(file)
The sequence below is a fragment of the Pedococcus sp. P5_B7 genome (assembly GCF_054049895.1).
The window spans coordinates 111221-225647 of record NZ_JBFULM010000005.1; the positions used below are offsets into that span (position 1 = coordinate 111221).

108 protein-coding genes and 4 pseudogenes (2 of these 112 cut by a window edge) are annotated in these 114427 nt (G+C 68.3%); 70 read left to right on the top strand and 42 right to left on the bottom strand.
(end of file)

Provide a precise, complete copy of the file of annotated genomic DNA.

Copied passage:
The sequence below is a fragment of the Pedococcus sp. P5_B7 genome (assembly GCF_054049895.1).
The window spans coordinates 111221-225647 of record NZ_JBFULM010000005.1; the positions used below are offsets into that span (position 1 = coordinate 111221).

108 protein-coding genes and 4 pseudogenes (2 of these 112 cut by a window edge) are annotated in these 114427 nt (G+C 68.3%); 70 read left to right on the top strand and 42 right to left on the bottom strand.